PENNSYLVANIA, USA — Gov. Tom Wolf announced that 13 western Pennsylvania counties, including the heavily populated Pittsburgh metropolitan area, can shed his most restrictive pandemic orders on movement and businesses.
The counties announced Friday for reopening in a week are Allegheny, Armstrong, Bedford, Blair, Butler, Cambria, Fayette, Fulton, Greene, Indiana, Somerset, Washington and Westmoreland counties.
Those comprise nearly 2.7 million residents. The only western county held back, Beaver County, is home to perhaps the state’s worst nursing home outbreak. Dozens have died and a congressman is calling for an investigation.
Otherwise, the area of approximately 10,000 square miles (15,000 square kilometers), can reopen next Friday, the governor’s office told The Associated Press.
Also Friday, people in 24 counties across a swath of northern Pennsylvania began emerging from pandemic restrictions.
You can read the Governor's Press Release below:
oday Governor Tom Wolf announced 13 Pennsylvania counties will move to the yellow phase of reopening at 12:01 a.m. on Friday, May 15. Those counties include Allegheny, Armstrong, Bedford, Blair, Butler, Cambria, Fayette, Fulton, Greene, Indiana, Somerset, Washington and Westmoreland.
On May 1, the governor announced the 24 counties moving into the yellow phase of reopening beginning today. And, last evening, he and Secretary of Health Dr. Rachel Levine signed new orders – one for yellow phase reopening and one to extend the red phase counties’ stay-at-home order, which was set to expire last night, to June 4. The red phase stay-at-home order extension does not mean that other counties won’t move to the yellow phase in advance of June 4.
“The reopening plan prioritizes the health and welfare of Pennsylvanians by using a combination of factors to gauge how much movement a location can tolerate before the 2019 novel coronavirus becomes a threat,” Gov. Wolf said. “I’d like to emphasize that this plan is not a one-way route. We are closely monitoring the 24 counties in the yellow phase and will re-impose restrictions if danger arises.”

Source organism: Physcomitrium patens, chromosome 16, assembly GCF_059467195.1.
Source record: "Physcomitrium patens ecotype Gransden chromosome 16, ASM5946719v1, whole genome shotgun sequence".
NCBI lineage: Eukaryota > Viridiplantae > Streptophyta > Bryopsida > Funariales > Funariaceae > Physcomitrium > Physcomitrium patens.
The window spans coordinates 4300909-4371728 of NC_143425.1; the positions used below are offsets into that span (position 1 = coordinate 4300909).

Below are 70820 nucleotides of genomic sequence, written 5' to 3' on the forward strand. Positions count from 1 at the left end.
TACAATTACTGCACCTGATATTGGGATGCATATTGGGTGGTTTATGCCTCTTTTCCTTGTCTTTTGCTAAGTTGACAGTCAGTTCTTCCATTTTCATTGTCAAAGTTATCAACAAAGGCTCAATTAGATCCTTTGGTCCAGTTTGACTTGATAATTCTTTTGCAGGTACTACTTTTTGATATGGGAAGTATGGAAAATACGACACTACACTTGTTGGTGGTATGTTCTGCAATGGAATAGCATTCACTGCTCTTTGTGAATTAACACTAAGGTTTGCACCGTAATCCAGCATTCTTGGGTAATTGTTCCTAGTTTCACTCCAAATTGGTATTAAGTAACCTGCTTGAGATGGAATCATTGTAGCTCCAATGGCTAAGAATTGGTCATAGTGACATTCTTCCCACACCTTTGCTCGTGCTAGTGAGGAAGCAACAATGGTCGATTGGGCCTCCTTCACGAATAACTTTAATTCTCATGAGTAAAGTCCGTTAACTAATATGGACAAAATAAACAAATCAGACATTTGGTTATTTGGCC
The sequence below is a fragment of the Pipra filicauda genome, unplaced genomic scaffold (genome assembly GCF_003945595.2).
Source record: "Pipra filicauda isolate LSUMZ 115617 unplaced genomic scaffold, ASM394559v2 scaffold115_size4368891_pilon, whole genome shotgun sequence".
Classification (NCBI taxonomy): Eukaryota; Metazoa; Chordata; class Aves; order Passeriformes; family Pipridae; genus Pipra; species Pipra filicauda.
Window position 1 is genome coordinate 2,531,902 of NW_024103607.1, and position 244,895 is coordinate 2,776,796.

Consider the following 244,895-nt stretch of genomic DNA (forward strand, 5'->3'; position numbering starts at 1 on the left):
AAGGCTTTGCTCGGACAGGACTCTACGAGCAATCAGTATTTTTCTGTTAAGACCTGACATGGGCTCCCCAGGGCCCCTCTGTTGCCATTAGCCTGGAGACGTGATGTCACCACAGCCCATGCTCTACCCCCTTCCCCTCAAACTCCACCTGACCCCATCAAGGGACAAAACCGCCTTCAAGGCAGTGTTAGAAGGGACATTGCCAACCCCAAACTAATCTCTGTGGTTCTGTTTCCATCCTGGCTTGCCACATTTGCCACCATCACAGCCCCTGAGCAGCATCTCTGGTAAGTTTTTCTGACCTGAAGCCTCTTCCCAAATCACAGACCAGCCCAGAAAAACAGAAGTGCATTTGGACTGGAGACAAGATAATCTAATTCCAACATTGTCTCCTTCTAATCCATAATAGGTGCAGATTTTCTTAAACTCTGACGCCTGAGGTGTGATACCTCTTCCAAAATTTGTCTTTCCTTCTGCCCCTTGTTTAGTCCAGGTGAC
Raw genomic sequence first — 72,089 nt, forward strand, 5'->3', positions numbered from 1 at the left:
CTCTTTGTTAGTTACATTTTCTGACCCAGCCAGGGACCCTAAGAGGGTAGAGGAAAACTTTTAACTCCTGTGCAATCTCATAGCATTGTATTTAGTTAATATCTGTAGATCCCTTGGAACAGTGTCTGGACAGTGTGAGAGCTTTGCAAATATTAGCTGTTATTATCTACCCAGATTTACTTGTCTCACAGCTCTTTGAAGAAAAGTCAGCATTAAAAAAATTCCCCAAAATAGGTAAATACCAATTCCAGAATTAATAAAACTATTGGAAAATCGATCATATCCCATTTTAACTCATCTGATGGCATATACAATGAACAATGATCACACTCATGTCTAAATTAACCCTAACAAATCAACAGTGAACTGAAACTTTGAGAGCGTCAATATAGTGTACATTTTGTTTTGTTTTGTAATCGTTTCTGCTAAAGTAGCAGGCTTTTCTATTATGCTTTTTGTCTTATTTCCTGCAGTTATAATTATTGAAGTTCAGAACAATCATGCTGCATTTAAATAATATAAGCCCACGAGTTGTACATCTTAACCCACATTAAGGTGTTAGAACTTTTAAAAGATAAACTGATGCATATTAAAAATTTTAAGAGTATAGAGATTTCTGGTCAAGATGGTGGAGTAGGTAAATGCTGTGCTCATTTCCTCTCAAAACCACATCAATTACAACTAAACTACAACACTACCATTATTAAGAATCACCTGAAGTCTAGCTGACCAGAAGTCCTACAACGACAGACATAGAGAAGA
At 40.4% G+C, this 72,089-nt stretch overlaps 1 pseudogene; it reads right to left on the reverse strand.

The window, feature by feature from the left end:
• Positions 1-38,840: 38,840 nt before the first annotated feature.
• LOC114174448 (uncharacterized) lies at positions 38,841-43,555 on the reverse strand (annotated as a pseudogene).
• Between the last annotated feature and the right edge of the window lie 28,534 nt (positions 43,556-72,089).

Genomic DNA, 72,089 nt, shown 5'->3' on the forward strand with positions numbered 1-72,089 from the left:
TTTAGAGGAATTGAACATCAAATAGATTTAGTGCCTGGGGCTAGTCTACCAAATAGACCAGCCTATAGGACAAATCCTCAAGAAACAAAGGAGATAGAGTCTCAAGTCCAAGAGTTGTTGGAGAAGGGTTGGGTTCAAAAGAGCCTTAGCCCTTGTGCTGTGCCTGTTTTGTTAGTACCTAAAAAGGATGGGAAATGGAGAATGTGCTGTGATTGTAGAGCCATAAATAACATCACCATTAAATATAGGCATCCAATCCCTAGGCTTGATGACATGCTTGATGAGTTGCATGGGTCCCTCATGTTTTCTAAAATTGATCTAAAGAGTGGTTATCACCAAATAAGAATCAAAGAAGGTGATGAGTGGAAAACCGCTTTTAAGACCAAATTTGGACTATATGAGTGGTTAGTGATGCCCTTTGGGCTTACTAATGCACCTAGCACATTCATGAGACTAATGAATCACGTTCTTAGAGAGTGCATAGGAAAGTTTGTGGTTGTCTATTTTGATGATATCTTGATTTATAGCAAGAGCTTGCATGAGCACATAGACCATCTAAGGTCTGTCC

Gov. Wolf reminded residents and business owners that yellow means caution and that everyone needs to continue to be mindful of their actions and how they affect not only themselves, but their families, friends and community.
“Every contact between two people is a new link in the chain of potential transmission,” Wolf said. “And if the new case count begins to climb in one area, restrictions will need to be imposed to prevent local medical facilities from becoming overwhelmed. So, Pennsylvanians should continue to make good choices.”
Law enforcement remains focused on achieving voluntary compliance through education, but citations are possible for violators depending on the specific circumstances of an investigation.
In addition to the possible criminal penalties levied by law enforcement, there may be additional licensing consequences for violators, in part, through complaints filed by employees on the Department of Health portal that allows any employee who feels their employer is not providing a safe work environment to fill out an online form.
The Department of Health vets the complaints and investigates internally or sends the complaint to the appropriate state agency for investigation. For example, restaurant complaints are handled by the Department of Agriculture, which inspects those facilities; complaints about nursing homes are handled by the Department of Health, which inspects and licenses those facilities. Other involved agencies are the departments of State and Labor & Industry.
Concerns about a business reopening that may be in violation of stay-at-home or yellow phase orders should be made to local law enforcement non-emergency numbers or a local elected official.
Read Gov. Wolf’s Plan for PA here.
Read business guidance here.
Read CDC guidance for child care centers here.
Read FAQs here.
View the Carnegie Mellon University Risk-Based Decision Support Tool here.
SOURCE: Governor's Office
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